18 January 2017: Why the Swansea tidal lagoon should be supported

Last week the former energy minister Charles Hendry published his review on tidal lagoons (https://hendryreview.wordpress.com/) I am a consultant to Tidal Lagoon Power (TLP), so not disinterested. But I think that anyone reading the report will recognise it as an extensive, evidence-based and therefore serious review. Hendry was in my view a good energy minister (2010-12), so this outcome is not surprising.

Hendry’s key conclusions are:

  • “I am persuaded that power from tidal lagoons could make a strong contribution to UK energy security, as an indigenous and completely predictable form of supply.”
  • “I have also concluded that they could play a competitive role as part of the UK’s energy mix alongside low carbon energy from nuclear and offshore wind.”

Hendry recommends that the Government restarts negotiations with TLP for a Contract for Difference. He says that Swansea should be a pathfinder, so that it can be monitored once built and lessons learnt:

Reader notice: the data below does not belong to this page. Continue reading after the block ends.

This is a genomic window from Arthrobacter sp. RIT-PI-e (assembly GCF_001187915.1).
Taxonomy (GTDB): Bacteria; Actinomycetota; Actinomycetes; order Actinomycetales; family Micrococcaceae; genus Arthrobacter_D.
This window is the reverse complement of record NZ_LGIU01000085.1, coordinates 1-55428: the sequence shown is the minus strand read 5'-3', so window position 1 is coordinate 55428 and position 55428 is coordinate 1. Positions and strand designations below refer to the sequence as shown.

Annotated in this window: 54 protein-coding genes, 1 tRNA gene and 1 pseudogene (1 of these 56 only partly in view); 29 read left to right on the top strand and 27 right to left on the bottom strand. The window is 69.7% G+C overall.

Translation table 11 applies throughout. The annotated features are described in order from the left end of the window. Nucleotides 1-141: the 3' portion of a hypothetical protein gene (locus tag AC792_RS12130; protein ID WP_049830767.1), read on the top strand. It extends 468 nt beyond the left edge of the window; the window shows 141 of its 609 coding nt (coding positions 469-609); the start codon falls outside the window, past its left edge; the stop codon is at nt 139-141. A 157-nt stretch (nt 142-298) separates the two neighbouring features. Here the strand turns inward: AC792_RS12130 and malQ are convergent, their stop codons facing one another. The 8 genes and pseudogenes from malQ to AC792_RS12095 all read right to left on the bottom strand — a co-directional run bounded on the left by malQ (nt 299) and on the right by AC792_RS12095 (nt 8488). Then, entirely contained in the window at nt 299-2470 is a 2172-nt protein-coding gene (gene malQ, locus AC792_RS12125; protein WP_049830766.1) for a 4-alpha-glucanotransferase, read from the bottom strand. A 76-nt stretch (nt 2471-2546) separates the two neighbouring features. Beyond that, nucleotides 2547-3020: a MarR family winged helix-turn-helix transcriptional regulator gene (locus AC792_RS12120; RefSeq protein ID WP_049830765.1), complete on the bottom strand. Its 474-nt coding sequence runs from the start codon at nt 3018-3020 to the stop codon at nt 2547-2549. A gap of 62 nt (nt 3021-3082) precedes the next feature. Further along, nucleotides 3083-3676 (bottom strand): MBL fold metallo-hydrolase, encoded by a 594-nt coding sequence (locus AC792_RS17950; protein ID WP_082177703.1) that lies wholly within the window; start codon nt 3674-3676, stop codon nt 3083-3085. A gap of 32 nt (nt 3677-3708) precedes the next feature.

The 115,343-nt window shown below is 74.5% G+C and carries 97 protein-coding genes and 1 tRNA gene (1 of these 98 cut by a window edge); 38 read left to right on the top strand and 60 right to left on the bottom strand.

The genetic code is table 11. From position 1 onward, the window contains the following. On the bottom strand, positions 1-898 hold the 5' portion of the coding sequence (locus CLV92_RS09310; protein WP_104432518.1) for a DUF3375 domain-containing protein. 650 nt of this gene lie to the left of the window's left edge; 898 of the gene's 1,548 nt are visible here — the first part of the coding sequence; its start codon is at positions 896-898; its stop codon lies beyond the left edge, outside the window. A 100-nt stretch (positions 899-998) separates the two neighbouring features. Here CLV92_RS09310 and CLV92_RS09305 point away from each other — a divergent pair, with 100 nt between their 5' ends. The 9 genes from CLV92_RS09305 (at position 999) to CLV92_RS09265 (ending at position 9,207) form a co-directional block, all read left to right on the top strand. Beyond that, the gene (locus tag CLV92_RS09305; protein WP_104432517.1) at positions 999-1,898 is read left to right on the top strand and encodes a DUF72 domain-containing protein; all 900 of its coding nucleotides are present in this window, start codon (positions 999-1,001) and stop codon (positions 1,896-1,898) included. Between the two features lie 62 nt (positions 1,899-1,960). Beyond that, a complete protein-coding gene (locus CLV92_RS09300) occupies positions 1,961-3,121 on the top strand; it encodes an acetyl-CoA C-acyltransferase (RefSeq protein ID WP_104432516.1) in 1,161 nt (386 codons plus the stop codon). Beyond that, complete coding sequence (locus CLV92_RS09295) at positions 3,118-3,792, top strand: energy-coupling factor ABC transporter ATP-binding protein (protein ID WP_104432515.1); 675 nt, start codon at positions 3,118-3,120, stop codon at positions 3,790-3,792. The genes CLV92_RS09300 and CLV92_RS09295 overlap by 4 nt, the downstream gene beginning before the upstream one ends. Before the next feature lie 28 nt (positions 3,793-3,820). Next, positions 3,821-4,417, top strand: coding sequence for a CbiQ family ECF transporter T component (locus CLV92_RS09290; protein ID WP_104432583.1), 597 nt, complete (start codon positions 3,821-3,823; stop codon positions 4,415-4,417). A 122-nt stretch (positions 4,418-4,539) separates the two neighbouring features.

• “Should tidal lagoons be built, the Government should require a high level of on-going monitoring of environmental impacts to ensure that mitigation can be put in place where impacts are judged to require it.”

This is in line with the recommendation of leading environmental campaigner Mark Avery. The day before publication, Mark wrote in a blog:

  • “We need more renewable energy and this location seems a good place to start (and the company involved have put a lot of effort into addressing the environmental issues). But one of the reasons for saying ‘yes’ to Swansea Bay would be to learn, and although future projects, almost certainly in more controversial locations, will have to stand or fall on their own merits, it is also the case that lessons would have to be learnt from Swansea Bay, and that can’t be done until a lagoon is built.”